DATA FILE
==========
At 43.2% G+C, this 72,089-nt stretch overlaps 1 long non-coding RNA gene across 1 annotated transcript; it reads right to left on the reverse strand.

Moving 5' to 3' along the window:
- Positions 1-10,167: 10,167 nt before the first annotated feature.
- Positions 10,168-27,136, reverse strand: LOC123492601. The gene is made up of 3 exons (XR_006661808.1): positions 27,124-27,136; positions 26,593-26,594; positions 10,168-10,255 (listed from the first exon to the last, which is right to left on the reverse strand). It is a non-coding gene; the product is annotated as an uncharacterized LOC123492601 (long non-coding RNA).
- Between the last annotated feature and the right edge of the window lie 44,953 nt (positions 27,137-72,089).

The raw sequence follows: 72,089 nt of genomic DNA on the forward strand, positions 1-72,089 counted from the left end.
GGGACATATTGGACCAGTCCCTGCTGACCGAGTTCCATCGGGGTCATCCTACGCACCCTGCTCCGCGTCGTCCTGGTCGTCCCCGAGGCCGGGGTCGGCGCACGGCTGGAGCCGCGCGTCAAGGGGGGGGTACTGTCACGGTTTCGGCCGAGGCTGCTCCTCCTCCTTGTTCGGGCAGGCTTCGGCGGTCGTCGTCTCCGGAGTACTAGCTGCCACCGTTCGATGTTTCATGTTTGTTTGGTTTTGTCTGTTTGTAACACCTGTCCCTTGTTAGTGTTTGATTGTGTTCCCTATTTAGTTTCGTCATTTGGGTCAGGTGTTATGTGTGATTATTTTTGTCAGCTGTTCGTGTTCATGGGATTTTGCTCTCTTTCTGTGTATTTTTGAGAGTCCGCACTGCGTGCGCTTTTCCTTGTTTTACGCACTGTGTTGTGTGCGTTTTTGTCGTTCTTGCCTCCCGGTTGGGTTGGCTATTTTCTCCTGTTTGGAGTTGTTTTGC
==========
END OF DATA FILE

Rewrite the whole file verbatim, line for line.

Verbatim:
At 43.2% G+C, this 72,089-nt stretch overlaps 1 long non-coding RNA gene across 1 annotated transcript; it reads right to left on the reverse strand.

Moving 5' to 3' along the window:
- Positions 1-10,167: 10,167 nt before the first annotated feature.
- Positions 10,168-27,136, reverse strand: LOC123492601. The gene is made up of 3 exons (XR_006661808.1): positions 27,124-27,136; positions 26,593-26,594; positions 10,168-10,255 (listed from the first exon to the last, which is right to left on the reverse strand). It is a non-coding gene; the product is annotated as an uncharacterized LOC123492601 (long non-coding RNA).
- Between the last annotated feature and the right edge of the window lie 44,953 nt (positions 27,137-72,089).

The raw sequence follows: 72,089 nt of genomic DNA on the forward strand, positions 1-72,089 counted from the left end.
GGGACATATTGGACCAGTCCCTGCTGACCGAGTTCCATCGGGGTCATCCTACGCACCCTGCTCCGCGTCGTCCTGGTCGTCCCCGAGGCCGGGGTCGGCGCACGGCTGGAGCCGCGCGTCAAGGGGGGGGTACTGTCACGGTTTCGGCCGAGGCTGCTCCTCCTCCTTGTTCGGGCAGGCTTCGGCGGTCGTCGTCTCCGGAGTACTAGCTGCCACCGTTCGATGTTTCATGTTTGTTTGGTTTTGTCTGTTTGTAACACCTGTCCCTTGTTAGTGTTTGATTGTGTTCCCTATTTAGTTTCGTCATTTGGGTCAGGTGTTATGTGTGATTATTTTTGTCAGCTGTTCGTGTTCATGGGATTTTGCTCTCTTTCTGTGTATTTTTGAGAGTCCGCACTGCGTGCGCTTTTCCTTGTTTTACGCACTGTGTTGTGTGCGTTTTTGTCGTTCTTGCCTCCCGGTTGGGTTGGCTATTTTCTCCTGTTTGGAGTTGTTTTGC